Mass bitcoin sells, SEC warnings and Japanese exchange penalties
It’s been a rough week for cryptocurrency holders. Cryptocurrencies have experienced another sharp correction and there are some major factors that have investors swimming in a sea of red, sparking one more round of Fear, Uncertainty and Doubt (FUD) for the first quarter of 2018.
Reports indicate that the three main factors for this correction include massive sells of bitcoin by Mt. Gox, the Securities and Exchange Commission’s warning to ICOs being used to mask unregistered securities offerings and the penalties imposed on Japanese trading platforms by the Japanese government.
Massive sells of bitcoin by Mt. Gox trustee
Mt. Gox was one of the first cryptocurrency exchanges and grew to be the largest. However, in 2014 it had to file for bankruptcy due to a major hack of the exchange that resulted in losses of over $450MM.
In a snapshot of transaction reports tweeted by bitcoin investor Allistair Milne, there appears to have been a massive sell of bitcoins to the market at all time high (ATH) prices.
Nobuaki Kobayashi, the Tokyo attorney and bankruptcy trustee for Mt Gox’s funds, admitted to Bloomberg that he orchestrated these sells to benefit from the ATH prices of bitcoin and “secure a certain amount of money for distribution resources”.
Want to know who was selling the bottom? 18k of MtGox’s BTC transferred the day before we hit $6000 on Feb 6th pic.twitter.com/nluQpexhoM
— Alistair Milne (@alistairmilne) March 7, 2018
The price of bitcoin took a serious plummet from its ATH at the end of 2017/early 2018 and several investors are maddened by Kobayashi’s actions and are blaming the sharp price correction on his actions back in February of this year.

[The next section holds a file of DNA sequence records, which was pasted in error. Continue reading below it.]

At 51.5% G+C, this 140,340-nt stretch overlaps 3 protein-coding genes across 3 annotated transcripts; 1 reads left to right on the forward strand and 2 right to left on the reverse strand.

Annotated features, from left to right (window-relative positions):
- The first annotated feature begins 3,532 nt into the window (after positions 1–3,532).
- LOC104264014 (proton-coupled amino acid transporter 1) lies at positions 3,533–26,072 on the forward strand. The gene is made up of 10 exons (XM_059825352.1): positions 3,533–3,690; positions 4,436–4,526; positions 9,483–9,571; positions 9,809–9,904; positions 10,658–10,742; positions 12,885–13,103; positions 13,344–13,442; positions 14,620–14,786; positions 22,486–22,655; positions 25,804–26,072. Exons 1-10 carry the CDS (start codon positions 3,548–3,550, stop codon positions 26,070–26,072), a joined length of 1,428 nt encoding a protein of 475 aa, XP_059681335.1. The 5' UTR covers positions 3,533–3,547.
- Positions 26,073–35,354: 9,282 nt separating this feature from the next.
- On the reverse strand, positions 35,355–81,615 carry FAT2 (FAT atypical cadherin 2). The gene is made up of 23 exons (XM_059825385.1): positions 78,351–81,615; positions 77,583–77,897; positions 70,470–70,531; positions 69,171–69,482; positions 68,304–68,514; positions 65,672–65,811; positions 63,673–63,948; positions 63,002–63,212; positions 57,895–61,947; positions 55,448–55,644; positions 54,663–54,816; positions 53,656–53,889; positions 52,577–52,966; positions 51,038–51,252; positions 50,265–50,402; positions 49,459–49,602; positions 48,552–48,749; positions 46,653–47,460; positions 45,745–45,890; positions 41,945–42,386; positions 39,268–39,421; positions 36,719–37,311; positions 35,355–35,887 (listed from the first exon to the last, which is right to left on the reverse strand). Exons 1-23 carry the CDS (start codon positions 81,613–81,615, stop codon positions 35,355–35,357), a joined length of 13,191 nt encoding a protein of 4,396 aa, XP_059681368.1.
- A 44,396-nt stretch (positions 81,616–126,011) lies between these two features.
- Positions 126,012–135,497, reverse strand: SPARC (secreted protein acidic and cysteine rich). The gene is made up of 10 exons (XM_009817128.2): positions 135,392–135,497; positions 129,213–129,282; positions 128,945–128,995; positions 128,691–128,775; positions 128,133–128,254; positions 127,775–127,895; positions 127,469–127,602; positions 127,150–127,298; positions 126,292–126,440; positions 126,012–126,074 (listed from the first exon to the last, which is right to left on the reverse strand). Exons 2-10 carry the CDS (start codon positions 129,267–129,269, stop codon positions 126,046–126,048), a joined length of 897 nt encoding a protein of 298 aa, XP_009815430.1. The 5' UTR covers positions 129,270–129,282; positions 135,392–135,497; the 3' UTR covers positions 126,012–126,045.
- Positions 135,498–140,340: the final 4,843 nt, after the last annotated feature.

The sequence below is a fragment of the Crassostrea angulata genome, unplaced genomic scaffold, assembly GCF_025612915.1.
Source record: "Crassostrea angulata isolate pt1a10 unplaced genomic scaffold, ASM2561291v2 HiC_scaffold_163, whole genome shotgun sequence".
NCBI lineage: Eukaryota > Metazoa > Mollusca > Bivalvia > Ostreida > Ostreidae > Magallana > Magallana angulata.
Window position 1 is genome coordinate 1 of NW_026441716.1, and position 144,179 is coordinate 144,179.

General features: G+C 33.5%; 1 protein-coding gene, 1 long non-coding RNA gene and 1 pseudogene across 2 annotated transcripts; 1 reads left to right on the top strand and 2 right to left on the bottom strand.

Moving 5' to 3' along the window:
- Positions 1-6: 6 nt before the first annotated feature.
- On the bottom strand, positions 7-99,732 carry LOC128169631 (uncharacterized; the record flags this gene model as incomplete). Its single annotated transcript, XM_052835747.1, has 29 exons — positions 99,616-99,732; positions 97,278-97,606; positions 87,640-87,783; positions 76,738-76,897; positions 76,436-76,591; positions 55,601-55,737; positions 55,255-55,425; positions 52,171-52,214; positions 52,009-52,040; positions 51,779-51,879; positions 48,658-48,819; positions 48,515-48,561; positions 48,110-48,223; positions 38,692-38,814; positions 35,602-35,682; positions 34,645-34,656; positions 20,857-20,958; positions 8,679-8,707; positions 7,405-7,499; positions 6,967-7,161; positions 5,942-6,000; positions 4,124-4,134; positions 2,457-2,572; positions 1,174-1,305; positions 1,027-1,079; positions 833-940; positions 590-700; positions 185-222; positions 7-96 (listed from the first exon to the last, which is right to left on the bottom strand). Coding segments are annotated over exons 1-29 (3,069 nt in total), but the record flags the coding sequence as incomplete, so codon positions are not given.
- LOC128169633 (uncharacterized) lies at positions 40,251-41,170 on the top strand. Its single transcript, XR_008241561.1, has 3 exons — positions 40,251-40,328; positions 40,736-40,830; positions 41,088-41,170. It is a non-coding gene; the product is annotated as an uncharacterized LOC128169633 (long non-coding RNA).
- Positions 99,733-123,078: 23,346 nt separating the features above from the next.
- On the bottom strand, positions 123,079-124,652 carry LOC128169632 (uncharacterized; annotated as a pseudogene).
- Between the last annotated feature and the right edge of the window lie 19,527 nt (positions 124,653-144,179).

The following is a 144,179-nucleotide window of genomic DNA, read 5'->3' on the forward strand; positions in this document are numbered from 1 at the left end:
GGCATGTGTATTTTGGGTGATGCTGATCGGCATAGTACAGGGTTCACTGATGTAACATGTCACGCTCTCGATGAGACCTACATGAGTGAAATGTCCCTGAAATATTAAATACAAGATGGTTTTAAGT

Kobayashi is believed to still be holding about $1.7 billion of bitcoin and $197 million of bitcoin cash – and he might sell again, despite the mass anger.
SEC’s warning to ICOs being used to mask unregistered securities offerings
Chairman of the Securities and Exchange Commission, Jay Clayton, has issued another warning to Initial Coin Offerings (ICOs) that are using the nascent fundraising mechanism as an attempt to disguise unregistered securities as tokens.
Reports confirm that lawyers advising on ICOs could be in violation of their professional duties and could well be subject to corrective measures.
In remarks made at the Securities Regulation Institute, an event where lawyers gathered to discuss trends in securities law and litigation, Clayton said that it was “disturbing” for him to see lawyers “assisting promoters in structuring offerings of products that have many of the key features of a securities offering”, and where lawyers “have taken a step back from the key issues – including whether the “coin” is a security and whether the offering qualifies for an exemption from registration”.
Earlier this month, the SEC issued over 80 subpoenas to cryptocurrency companies including the $100 million cryptofund of TechCrunch founder Michael Arrington, according to CNBC.
Penalties imposed on Japanese trading platforms by the Japanese government
After a major hack resulting in losses of over $530MM, Coincheck Inc., Japanese exchange was ordered by Japan’s Financial Services Agency (FSA) to raise its standards for anti-money laundering and on its management structure. This Coincheck hack is the second major hack to hit a Japanese exchange after the much publicized Mt. Gox hack and debacle.
Around the same time, two Japanese exchanges, Bit Station and FSHO were asked to halt trading activities after receiving a notice from the FSA to cease operations for one month. Additionally, penalties were imposed on other exchanges, including GMO Internet Inc.
This regulation comes on the heels of criticism for the FSA for allowing 16 exchanges to continue their operations before being given a decision on their applications. These activities are indicative of the Japanese government’s progressive stance on cryptocurrencies even as the FSA is criticized.
Image from Shutterstock.